The 2020 State of the Nation Address, due to be delivered at 7pm on Thursday 13 February before a combined gathering of Parliament, the Judiciary and the public, will be a report on the economic and social state of the nation, and include a review of the past year and priorities for the current year.
In the lead-up, the entire precinct will be abuzz with that special energy that comes with such an event as construction and cleaning crews do last-minute touch-ups, security personnel do their drills and those participating in the parade undertake rehearsals. The perimeter outside the legislature will be impacted by road closures.
It’s one of the most important speeches that the President delivers in any year. With a prime time TV audience, it is a tremendous PR opportunity for the President to simultaneously lay out his agenda and reassure doubters, both local and foreign.
The occasion is steeped in tradition and includes a red carpet procession, a 21-gun salute and an Air Force flypast.
Government’s dwindling finances, persistent unemployment and inequality, a weakened and untransformed economy, corruption and the problems weighing down state-owned companies are some of the major challenges facing the country. With so many pressing needs, the President will be expected to talk to these issues in his speech. He could also make one or two surprise policy announcements.
Violence, disruptions and walkouts have marred previous addresses in recent years. The EFF has announced its intention to disrupt proceedings if the President did not remove Minister Gordhan from his post. It’s therefore possible that more chaos can be expected this year.
As the President steps up to the dais, he will know that there are a lot of expectations and that the public and financial markets will be watching the speech closely.
Despite the scant two-day schedule there are several interesting meetings lurking in the committee corridor this week. Here is a breakdown:
The Department of Basic Education will brief lawmakers on the state of school readiness for 2020. The briefing will have wide-ranging covering topics such as learner admissions and registration, undocumented learners, teacher provisioning, learning and teaching support materials, basic infrastructure and learner transport. The department will also present on the outcomes of the 2019 National Senior Certificate examination. (Tuesday)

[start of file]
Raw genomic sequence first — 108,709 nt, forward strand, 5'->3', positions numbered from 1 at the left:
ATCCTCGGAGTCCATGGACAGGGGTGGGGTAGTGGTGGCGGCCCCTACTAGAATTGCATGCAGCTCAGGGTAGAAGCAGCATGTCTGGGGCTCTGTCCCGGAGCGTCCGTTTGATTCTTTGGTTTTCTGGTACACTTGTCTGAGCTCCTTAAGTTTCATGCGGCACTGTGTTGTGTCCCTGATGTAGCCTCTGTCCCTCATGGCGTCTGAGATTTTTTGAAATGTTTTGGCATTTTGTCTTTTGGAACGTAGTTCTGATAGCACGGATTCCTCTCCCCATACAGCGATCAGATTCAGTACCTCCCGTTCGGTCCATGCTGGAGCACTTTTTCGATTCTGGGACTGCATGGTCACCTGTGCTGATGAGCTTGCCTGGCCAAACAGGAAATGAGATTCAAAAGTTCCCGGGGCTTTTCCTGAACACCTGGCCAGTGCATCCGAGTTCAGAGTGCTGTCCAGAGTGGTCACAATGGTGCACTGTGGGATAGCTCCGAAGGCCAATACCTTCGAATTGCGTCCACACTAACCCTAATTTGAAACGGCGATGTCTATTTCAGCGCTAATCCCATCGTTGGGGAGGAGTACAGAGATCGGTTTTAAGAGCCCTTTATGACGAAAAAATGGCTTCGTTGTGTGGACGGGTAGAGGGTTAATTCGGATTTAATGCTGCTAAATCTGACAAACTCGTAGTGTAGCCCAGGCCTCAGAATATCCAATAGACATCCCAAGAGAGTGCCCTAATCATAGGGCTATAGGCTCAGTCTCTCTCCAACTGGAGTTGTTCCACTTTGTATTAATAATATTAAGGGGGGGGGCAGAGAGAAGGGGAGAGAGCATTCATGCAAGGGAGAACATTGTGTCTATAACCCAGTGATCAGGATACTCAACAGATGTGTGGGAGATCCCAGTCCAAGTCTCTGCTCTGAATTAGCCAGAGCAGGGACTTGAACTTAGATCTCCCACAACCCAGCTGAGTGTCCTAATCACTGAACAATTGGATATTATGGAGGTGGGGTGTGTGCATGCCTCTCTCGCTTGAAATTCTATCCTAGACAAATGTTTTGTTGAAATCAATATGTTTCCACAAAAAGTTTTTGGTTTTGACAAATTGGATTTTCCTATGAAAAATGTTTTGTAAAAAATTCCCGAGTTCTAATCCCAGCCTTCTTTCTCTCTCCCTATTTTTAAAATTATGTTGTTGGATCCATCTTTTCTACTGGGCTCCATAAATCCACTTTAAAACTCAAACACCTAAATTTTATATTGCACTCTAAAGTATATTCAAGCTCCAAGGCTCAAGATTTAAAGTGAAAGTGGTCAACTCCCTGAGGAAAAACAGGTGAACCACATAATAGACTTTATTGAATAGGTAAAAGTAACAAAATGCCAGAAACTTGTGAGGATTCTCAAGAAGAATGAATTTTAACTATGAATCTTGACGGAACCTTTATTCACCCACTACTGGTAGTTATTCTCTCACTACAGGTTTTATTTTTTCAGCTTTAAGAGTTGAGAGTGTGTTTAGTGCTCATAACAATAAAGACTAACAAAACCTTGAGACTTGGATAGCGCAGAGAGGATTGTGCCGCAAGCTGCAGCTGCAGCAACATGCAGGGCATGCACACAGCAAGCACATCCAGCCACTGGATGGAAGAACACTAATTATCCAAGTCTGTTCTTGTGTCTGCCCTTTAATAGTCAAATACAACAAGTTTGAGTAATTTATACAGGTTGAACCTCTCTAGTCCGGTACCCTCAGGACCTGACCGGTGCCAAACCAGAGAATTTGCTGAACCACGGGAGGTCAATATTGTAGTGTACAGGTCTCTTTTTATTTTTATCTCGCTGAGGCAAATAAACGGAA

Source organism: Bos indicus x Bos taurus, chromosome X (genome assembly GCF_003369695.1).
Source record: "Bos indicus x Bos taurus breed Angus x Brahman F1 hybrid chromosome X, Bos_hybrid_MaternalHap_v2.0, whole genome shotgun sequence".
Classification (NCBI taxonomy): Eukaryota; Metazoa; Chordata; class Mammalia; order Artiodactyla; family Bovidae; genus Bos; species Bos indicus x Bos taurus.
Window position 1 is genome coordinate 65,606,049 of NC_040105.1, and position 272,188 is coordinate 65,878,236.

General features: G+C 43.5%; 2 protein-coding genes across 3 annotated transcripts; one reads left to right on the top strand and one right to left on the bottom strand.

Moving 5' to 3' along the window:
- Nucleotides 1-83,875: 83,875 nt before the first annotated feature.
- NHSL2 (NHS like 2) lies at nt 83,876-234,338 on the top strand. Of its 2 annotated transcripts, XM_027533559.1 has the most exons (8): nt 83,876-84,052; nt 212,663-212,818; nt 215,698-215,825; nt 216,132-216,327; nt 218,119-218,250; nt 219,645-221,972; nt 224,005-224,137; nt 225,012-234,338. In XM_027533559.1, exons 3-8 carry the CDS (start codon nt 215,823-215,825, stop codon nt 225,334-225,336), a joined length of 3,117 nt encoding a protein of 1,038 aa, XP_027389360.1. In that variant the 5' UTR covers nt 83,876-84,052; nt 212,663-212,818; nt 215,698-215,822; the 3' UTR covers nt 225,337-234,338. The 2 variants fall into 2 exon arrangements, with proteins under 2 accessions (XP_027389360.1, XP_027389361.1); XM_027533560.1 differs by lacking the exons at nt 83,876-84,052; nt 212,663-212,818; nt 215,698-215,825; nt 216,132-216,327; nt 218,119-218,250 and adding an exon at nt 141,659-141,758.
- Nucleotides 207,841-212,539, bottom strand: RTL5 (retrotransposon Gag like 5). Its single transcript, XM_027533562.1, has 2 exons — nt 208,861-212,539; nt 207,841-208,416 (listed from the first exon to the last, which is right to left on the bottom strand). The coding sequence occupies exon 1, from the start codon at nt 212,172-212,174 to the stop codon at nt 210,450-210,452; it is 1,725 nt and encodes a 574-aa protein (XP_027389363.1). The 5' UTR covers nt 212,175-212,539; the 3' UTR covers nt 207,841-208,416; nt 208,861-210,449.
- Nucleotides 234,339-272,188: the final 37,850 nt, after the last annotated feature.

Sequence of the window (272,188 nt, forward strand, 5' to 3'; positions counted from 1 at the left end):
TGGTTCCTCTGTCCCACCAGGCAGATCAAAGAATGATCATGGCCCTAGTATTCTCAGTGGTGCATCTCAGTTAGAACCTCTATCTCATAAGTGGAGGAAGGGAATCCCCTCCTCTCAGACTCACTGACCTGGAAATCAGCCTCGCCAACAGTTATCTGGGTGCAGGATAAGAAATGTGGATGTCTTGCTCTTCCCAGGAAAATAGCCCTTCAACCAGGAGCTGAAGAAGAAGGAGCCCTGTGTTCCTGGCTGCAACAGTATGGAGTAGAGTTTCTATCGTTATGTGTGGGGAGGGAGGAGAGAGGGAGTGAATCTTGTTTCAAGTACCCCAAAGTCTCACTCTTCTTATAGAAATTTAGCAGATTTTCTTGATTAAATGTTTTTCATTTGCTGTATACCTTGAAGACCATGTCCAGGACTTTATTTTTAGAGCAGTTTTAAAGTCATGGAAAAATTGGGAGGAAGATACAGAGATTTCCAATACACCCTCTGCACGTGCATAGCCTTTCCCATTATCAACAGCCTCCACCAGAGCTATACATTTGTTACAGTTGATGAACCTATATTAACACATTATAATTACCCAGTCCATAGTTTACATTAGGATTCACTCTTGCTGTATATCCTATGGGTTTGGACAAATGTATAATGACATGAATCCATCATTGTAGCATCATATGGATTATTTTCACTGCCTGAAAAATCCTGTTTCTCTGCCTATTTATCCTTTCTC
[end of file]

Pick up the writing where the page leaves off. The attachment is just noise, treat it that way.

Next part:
The Portfolio Committee on Mineral Resources and Energy will meet with the Department and Business Rescue Practitioners on the investigation conducted following the incident that happened in Lily Mine and resulted in three workers being trapped underground in a container. In its Legacy Report, the Portfolio Committee on Mineral Resources recommended that the incoming committee follow up with new owners of the Lily mine to ensure that, as mining commences, efforts to retrieve the bodies of three Lily Mine employees are accelerated. (Tuesday)
In 2019, the Department of Higher Education and Training signed a Memorandum of Agreement with the National Treasury and the Development Bank of Southern Africa to accelerate and fund government’s Student Housing Infrastructure Programme, which aims to create 300,000 new beds at the 26 public universities and 50 public Technical and Vocational Education and Training colleges. Legislators will get an update on this programme. The student protests at UWC due to student accommodation will be raised sharply during this engagement. (Tuesday)
The challenges faced by community radio stations will be in the spotlight when the Media Development and Diversity Agency briefs MPs on this topic as well as its interventions to address the challenges. (Wednesday)
In between, MPs will be looking at legislation: National Minimum Wage Amendment Bill; Department of Agriculture Land Reforms and Rural Development legislative programme and the Database, Skills Audit, and the Military Veterans Amendment Act. DM
View the full schedule here
Read the PMG blog on: All You Need To Know About SONA
Watch the 2019 June SONA here
This summary is based on the schedule as it is published on Monday morning. The programme is subject to frequent updating so the link above needs to be checked daily to confirm the programme for the day
First published by Parliamentary Monitoring Group
Shingo, Japan is believed by its residents to be the final resting place of Jesus Christ. They believe his brother Isukiri died in his stead.